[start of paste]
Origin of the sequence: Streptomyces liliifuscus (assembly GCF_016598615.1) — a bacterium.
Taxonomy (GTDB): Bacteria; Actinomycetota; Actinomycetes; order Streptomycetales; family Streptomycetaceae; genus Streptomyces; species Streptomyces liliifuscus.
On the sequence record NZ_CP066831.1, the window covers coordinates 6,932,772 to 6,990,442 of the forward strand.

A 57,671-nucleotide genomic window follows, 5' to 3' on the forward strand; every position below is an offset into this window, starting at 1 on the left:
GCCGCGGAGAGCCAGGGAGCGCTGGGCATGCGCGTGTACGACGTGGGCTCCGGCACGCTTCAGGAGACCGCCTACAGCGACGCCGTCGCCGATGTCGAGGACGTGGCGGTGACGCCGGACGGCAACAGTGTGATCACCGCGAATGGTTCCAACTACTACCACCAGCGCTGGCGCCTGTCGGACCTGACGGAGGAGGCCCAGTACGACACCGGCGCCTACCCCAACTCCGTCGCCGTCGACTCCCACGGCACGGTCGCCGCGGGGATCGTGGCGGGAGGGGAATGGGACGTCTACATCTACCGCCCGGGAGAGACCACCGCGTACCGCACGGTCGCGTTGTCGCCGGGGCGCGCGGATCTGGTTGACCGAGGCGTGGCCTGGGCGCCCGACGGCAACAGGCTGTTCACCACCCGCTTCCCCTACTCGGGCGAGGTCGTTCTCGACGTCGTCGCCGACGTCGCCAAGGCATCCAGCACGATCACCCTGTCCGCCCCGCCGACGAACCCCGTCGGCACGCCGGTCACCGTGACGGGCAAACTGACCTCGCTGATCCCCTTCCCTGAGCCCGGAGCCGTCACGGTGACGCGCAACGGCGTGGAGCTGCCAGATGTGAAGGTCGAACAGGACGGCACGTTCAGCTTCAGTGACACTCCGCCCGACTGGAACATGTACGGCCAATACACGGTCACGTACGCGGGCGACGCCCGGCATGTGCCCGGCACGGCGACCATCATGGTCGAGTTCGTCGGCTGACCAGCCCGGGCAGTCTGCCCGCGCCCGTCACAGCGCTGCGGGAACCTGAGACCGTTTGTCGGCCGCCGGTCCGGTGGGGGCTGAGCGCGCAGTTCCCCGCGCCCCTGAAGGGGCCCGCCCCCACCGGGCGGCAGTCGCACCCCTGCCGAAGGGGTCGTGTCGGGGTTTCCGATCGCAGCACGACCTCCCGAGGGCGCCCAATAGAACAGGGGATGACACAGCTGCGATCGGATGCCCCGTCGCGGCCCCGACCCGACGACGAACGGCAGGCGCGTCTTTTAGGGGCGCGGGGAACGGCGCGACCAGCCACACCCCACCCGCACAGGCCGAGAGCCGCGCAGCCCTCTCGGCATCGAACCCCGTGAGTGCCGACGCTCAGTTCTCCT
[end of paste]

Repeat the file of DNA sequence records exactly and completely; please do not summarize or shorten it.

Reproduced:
Origin of the sequence: Streptomyces liliifuscus (assembly GCF_016598615.1) — a bacterium.
Taxonomy (GTDB): Bacteria; Actinomycetota; Actinomycetes; order Streptomycetales; family Streptomycetaceae; genus Streptomyces; species Streptomyces liliifuscus.
On the sequence record NZ_CP066831.1, the window covers coordinates 6,932,772 to 6,990,442 of the forward strand.

A 57,671-nucleotide genomic window follows, 5' to 3' on the forward strand; every position below is an offset into this window, starting at 1 on the left:
GCCGCGGAGAGCCAGGGAGCGCTGGGCATGCGCGTGTACGACGTGGGCTCCGGCACGCTTCAGGAGACCGCCTACAGCGACGCCGTCGCCGATGTCGAGGACGTGGCGGTGACGCCGGACGGCAACAGTGTGATCACCGCGAATGGTTCCAACTACTACCACCAGCGCTGGCGCCTGTCGGACCTGACGGAGGAGGCCCAGTACGACACCGGCGCCTACCCCAACTCCGTCGCCGTCGACTCCCACGGCACGGTCGCCGCGGGGATCGTGGCGGGAGGGGAATGGGACGTCTACATCTACCGCCCGGGAGAGACCACCGCGTACCGCACGGTCGCGTTGTCGCCGGGGCGCGCGGATCTGGTTGACCGAGGCGTGGCCTGGGCGCCCGACGGCAACAGGCTGTTCACCACCCGCTTCCCCTACTCGGGCGAGGTCGTTCTCGACGTCGTCGCCGACGTCGCCAAGGCATCCAGCACGATCACCCTGTCCGCCCCGCCGACGAACCCCGTCGGCACGCCGGTCACCGTGACGGGCAAACTGACCTCGCTGATCCCCTTCCCTGAGCCCGGAGCCGTCACGGTGACGCGCAACGGCGTGGAGCTGCCAGATGTGAAGGTCGAACAGGACGGCACGTTCAGCTTCAGTGACACTCCGCCCGACTGGAACATGTACGGCCAATACACGGTCACGTACGCGGGCGACGCCCGGCATGTGCCCGGCACGGCGACCATCATGGTCGAGTTCGTCGGCTGACCAGCCCGGGCAGTCTGCCCGCGCCCGTCACAGCGCTGCGGGAACCTGAGACCGTTTGTCGGCCGCCGGTCCGGTGGGGGCTGAGCGCGCAGTTCCCCGCGCCCCTGAAGGGGCCCGCCCCCACCGGGCGGCAGTCGCACCCCTGCCGAAGGGGTCGTGTCGGGGTTTCCGATCGCAGCACGACCTCCCGAGGGCGCCCAATAGAACAGGGGATGACACAGCTGCGATCGGATGCCCCGTCGCGGCCCCGACCCGACGACGAACGGCAGGCGCGTCTTTTAGGGGCGCGGGGAACGGCGCGACCAGCCACACCCCACCCGCACAGGCCGAGAGCCGCGCAGCCCTCTCGGCATCGAACCCCGTGAGTGCCGACGCTCAGTTCTCCT